For the most part Jesse is the subject of other people’s observations and desires. Jesse has such beautiful skin hair nose. She is just so perfect. And desired. They want to suck her. (except her boyfriend) As heterosexual sex, except abusive rape (suggested but not realised in a dream sequence), wouldn’t fit with the extreme product design, Refn and his writers, have gone for a baroque rendering of that old movie stand-by: Lesbian Cannibals from Outer Space. And the final sequence of the film plays out with a series of grotesque tableaux, like some kind of 18th century masque, of the hunting killing and eating of Jesse by a group of deranged other worldly blond coat hangers.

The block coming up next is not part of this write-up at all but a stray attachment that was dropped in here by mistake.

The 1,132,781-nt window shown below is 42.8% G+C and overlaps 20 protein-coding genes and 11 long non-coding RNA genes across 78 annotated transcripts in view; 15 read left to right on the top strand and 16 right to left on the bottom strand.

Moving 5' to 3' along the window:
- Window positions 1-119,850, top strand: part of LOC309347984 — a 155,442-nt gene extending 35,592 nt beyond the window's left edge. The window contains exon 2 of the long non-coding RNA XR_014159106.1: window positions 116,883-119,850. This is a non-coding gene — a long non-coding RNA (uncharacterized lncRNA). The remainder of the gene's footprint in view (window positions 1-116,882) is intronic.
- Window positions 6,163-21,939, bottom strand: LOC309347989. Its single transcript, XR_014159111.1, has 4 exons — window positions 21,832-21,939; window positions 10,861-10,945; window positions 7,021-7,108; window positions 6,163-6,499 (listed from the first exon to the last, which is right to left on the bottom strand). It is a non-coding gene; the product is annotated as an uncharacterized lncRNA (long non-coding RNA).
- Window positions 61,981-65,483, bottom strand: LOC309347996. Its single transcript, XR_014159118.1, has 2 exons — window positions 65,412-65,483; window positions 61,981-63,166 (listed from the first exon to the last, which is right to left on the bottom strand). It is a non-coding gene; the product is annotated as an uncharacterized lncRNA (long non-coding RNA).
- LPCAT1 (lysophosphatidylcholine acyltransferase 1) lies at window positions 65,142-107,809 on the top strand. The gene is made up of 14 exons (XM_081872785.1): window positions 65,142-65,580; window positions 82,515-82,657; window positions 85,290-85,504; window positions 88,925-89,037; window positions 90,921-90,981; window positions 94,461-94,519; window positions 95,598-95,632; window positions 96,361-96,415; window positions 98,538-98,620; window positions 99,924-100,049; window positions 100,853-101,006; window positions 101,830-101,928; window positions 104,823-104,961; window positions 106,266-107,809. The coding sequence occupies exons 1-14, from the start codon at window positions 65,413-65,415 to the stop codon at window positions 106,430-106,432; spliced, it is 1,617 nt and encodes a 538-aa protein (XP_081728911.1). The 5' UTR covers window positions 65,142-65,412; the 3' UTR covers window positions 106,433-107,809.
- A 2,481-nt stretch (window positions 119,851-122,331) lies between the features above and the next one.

The Neon Demon, is not a horror film or anything like that. Refn has made film that is produced for the state of mind that is characteristic of certain patterns of contemporary consumption. A state of mind that finds significance in objects and products, and by engaging in life through the isolating filter of a screen that is detached but desirous of visual excitement through image. As Marshall McLuhan observed: the Medium is the Message. And how ‘cool’ is that? Adrin Neatrour